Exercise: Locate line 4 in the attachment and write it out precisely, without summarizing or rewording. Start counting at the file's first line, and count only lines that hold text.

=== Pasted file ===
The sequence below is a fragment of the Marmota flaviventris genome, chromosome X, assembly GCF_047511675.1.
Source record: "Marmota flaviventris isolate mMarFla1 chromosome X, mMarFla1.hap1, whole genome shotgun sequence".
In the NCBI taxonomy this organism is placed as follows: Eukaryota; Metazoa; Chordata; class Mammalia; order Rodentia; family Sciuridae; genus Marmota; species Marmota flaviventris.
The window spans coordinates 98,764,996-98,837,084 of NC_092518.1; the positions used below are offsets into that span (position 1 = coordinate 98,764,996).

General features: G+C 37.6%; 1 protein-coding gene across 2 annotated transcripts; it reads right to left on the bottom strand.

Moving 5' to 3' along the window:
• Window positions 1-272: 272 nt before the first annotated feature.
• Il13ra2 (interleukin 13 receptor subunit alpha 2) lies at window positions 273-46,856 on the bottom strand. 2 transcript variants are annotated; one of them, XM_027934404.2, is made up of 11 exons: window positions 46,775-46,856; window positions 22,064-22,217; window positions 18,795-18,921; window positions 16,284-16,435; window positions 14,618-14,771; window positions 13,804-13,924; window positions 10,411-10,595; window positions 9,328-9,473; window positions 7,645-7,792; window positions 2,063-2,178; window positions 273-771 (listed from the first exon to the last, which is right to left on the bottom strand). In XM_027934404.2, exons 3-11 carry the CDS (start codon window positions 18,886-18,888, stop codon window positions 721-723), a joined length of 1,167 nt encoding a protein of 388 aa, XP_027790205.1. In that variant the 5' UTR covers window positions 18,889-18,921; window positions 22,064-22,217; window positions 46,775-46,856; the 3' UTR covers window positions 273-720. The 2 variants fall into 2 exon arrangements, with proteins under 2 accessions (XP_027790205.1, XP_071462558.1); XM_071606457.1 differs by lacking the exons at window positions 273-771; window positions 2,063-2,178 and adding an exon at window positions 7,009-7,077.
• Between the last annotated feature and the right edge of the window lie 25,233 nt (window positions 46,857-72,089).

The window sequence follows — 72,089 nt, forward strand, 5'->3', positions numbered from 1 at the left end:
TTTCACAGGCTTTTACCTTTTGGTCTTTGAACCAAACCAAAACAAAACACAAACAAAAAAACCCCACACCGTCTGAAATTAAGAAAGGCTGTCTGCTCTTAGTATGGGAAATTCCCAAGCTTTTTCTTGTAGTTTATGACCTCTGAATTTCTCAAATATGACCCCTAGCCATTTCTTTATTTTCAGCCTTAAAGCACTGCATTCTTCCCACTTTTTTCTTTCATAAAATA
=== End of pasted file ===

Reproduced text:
The window spans coordinates 98,764,996-98,837,084 of NC_092518.1; the positions used below are offsets into that span (position 1 = coordinate 98,764,996).